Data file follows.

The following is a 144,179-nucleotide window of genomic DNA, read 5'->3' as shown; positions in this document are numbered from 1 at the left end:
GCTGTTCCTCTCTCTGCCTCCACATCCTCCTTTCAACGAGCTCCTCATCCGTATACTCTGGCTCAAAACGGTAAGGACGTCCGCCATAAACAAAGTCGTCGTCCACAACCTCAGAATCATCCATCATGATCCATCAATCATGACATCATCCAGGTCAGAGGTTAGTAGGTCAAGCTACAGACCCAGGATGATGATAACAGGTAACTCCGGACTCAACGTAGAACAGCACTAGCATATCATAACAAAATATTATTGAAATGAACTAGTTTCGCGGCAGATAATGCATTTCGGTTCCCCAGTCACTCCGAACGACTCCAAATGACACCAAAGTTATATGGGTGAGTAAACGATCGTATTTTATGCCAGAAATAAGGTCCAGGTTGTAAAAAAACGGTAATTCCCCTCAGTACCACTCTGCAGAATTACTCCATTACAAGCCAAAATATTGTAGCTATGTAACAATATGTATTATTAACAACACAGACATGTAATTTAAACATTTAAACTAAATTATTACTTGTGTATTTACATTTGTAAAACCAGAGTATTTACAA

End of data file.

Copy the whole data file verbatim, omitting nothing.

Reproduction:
The following is a 144,179-nucleotide window of genomic DNA, read 5'->3' as shown; positions in this document are numbered from 1 at the left end:
GCTGTTCCTCTCTCTGCCTCCACATCCTCCTTTCAACGAGCTCCTCATCCGTATACTCTGGCTCAAAACGGTAAGGACGTCCGCCATAAACAAAGTCGTCGTCCACAACCTCAGAATCATCCATCATGATCCATCAATCATGACATCATCCAGGTCAGAGGTTAGTAGGTCAAGCTACAGACCCAGGATGATGATAACAGGTAACTCCGGACTCAACGTAGAACAGCACTAGCATATCATAACAAAATATTATTGAAATGAACTAGTTTCGCGGCAGATAATGCATTTCGGTTCCCCAGTCACTCCGAACGACTCCAAATGACACCAAAGTTATATGGGTGAGTAAACGATCGTATTTTATGCCAGAAATAAGGTCCAGGTTGTAAAAAAACGGTAATTCCCCTCAGTACCACTCTGCAGAATTACTCCATTACAAGCCAAAATATTGTAGCTATGTAACAATATGTATTATTAACAACACAGACATGTAATTTAAACATTTAAACTAAATTATTACTTGTGTATTTACATTTGTAAAACCAGAGTATTTACAA